Candidates for APA President
How would you use the position of APA president as a key spokesperson for American psychology?
The president should create opportunities for representing American psychology to the public and to policy-makers by chairing and sponsoring--alone or in partnership (a member of Congress, AAAS or FBPCS)--a series of special symposium-like events, each with experts focusing on one critical issue in health, welfare, education, and science. In the right venue, on Capitol Hill, congressional members and staffers and the media attend. One should speak only on issues for which there is relevant psychological evidence and an articulated APA position and should limit the topics on which to speak, so as not to diffuse our messages.
How can psychology increase its influence on public policy?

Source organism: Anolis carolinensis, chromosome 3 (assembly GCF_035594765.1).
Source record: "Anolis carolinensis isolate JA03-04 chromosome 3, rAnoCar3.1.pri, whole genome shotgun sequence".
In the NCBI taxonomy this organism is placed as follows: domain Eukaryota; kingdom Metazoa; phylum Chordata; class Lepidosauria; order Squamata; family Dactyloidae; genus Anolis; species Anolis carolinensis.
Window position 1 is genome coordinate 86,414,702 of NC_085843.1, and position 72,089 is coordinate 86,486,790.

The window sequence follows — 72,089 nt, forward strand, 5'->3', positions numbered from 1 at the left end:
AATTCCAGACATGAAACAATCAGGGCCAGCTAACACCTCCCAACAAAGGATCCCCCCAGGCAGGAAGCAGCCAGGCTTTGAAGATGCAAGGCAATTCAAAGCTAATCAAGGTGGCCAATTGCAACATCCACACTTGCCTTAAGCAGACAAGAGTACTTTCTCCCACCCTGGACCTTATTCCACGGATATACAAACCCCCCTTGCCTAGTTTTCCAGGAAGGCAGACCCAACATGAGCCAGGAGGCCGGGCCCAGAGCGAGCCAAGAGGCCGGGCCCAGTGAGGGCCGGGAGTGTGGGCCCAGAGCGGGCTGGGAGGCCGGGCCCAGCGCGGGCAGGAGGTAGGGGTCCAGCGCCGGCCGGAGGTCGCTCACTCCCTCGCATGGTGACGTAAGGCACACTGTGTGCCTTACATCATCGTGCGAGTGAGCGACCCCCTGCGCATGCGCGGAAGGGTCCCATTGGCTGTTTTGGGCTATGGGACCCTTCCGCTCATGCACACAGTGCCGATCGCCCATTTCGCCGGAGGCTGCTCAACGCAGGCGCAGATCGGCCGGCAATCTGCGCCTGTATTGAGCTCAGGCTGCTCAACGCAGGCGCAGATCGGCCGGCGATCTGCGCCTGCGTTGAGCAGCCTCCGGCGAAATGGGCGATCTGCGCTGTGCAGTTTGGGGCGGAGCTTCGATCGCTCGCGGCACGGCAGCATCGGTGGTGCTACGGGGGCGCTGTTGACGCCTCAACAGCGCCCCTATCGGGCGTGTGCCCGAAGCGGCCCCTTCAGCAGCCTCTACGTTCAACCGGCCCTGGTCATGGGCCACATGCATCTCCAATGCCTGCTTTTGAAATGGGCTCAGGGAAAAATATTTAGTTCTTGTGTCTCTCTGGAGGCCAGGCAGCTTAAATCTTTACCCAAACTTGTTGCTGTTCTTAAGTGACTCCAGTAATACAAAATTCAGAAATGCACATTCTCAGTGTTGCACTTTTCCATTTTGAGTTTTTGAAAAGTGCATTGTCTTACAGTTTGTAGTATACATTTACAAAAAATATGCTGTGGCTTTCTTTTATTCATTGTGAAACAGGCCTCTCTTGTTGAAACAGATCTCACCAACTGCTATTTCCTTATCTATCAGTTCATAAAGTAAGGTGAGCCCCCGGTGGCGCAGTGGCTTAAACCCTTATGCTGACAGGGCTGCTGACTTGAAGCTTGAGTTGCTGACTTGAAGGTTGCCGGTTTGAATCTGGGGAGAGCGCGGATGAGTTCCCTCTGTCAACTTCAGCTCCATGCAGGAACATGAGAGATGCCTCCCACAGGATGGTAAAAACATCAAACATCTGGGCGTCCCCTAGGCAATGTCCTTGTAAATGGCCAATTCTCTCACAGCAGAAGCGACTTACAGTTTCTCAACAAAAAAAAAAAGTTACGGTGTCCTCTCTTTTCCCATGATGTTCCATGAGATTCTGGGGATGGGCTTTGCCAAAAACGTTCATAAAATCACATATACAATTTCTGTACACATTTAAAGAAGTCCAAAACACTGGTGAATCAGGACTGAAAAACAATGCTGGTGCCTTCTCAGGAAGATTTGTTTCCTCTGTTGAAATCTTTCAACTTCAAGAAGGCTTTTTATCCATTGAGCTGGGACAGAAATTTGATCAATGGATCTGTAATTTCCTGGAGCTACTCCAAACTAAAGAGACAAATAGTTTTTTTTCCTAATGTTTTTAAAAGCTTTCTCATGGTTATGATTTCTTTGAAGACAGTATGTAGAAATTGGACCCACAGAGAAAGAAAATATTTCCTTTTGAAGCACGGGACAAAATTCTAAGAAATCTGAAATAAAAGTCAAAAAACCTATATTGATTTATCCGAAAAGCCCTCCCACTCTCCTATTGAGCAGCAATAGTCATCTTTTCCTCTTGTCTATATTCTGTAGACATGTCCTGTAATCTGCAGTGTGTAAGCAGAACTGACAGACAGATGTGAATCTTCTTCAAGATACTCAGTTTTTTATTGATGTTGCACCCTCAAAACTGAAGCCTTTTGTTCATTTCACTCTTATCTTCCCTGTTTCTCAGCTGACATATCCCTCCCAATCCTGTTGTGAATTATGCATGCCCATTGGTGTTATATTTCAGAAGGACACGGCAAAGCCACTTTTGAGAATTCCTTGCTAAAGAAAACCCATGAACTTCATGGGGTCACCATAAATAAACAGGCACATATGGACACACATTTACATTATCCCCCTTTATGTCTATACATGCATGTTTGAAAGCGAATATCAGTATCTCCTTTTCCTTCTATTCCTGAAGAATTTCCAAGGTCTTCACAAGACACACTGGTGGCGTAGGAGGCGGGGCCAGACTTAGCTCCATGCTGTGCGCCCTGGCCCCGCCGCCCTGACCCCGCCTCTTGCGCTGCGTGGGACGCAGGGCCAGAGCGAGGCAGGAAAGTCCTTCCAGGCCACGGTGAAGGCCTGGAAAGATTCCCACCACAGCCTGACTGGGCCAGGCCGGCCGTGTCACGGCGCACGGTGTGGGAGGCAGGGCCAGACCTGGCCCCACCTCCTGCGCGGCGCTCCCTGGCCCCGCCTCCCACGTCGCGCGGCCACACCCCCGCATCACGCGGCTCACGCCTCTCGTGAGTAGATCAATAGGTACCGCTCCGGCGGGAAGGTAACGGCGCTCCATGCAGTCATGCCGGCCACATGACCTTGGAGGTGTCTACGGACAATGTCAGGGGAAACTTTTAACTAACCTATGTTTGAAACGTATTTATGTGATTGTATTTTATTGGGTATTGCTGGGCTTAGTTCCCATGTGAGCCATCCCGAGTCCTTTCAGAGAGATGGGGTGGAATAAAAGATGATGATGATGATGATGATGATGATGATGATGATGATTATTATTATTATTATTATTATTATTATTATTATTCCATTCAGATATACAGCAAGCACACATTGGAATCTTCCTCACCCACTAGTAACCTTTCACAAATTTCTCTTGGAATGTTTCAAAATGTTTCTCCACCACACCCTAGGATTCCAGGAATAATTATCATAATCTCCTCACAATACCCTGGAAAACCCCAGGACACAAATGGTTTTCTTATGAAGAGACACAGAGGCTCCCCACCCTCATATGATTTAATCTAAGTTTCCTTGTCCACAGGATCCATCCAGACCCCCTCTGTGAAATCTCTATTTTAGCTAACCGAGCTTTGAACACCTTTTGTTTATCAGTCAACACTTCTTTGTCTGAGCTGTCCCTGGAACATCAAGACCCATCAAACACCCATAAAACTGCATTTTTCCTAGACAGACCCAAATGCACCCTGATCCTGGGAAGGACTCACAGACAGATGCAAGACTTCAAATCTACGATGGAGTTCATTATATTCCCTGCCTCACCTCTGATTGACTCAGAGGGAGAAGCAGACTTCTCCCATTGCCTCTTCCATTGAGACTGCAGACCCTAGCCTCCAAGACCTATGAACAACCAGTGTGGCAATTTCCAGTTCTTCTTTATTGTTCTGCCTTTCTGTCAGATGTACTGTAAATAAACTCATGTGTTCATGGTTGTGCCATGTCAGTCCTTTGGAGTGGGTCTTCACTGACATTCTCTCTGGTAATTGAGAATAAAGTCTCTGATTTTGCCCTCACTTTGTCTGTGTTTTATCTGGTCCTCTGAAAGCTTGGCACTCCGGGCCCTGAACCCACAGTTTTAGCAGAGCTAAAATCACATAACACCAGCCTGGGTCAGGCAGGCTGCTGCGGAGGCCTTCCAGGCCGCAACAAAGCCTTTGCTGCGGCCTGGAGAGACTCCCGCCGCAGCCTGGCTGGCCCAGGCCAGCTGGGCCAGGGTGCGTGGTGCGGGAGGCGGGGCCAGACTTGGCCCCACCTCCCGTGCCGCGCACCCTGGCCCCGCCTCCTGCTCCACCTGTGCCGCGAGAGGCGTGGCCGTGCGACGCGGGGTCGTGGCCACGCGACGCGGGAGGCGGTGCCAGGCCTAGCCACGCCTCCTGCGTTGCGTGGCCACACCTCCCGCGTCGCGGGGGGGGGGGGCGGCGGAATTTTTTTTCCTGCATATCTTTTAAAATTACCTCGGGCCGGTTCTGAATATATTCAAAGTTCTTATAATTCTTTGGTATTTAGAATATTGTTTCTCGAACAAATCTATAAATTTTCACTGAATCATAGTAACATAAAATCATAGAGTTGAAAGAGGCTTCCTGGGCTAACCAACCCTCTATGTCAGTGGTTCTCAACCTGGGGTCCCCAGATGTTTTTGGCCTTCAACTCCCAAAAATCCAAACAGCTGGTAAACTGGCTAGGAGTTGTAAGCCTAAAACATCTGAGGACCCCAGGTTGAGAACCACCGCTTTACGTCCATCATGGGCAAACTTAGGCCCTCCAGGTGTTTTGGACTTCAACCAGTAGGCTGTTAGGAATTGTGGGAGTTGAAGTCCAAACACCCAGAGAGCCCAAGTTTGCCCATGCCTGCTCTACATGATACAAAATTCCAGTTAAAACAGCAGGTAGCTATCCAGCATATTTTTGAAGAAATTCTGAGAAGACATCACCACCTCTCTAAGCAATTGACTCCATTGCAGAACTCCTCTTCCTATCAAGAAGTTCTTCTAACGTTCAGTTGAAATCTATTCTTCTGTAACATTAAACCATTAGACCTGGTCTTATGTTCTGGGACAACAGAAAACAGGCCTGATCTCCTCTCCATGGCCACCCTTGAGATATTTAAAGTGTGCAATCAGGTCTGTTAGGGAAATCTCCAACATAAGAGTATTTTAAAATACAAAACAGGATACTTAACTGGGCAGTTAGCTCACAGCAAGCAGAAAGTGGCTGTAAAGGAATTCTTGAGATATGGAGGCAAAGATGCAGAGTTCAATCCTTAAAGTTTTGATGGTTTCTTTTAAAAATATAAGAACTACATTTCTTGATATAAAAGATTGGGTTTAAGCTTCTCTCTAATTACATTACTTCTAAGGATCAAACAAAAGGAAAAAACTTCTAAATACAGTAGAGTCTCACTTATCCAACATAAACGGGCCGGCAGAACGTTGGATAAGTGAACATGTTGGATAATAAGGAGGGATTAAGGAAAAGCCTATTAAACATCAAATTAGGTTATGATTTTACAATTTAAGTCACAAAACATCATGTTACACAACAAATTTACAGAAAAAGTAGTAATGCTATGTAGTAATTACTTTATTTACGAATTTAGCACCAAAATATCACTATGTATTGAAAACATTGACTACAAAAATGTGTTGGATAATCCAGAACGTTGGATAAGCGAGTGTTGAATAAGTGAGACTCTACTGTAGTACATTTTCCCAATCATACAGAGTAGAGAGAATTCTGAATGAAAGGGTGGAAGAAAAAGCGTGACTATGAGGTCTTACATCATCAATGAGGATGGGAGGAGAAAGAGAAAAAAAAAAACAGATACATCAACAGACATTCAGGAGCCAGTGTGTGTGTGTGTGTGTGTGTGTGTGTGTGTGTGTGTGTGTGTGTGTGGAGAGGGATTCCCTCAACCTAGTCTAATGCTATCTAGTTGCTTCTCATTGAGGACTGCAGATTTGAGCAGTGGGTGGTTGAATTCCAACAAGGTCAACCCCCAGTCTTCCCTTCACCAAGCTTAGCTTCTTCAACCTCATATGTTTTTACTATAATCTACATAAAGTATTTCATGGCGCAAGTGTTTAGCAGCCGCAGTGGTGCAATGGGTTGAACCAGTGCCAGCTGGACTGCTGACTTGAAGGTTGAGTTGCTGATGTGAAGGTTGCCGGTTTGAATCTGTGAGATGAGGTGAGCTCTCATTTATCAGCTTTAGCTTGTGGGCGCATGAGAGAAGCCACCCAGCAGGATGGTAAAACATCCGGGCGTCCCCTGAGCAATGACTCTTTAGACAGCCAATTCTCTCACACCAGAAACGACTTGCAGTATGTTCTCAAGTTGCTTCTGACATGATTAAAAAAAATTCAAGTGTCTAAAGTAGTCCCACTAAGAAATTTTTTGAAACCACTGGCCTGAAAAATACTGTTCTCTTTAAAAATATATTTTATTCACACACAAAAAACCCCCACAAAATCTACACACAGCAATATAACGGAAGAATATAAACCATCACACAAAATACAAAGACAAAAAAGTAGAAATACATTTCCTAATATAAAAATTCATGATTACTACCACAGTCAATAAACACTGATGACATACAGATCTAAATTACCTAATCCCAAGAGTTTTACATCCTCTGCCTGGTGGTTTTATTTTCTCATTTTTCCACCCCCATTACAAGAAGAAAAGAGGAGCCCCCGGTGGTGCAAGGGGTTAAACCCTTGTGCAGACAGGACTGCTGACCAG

We must communicate. Above, I have suggested one possible vehicle. But how shall we communicate? I think we should move away from reliance upon Council resolutions supported in long series of "Whereas..." and "Therefore we resolve..."--which are commonly seen as one-sided polemics. Rather, APA should focus on communicating careful meta-type analyses of the psychological evidence we have on critical issues challenging the government, the public and individuals. Such analyses and the conclusions they support reported in readable narrative should be widely circulated to national and state leaders and media. APA is a scholarly community; it should act like it.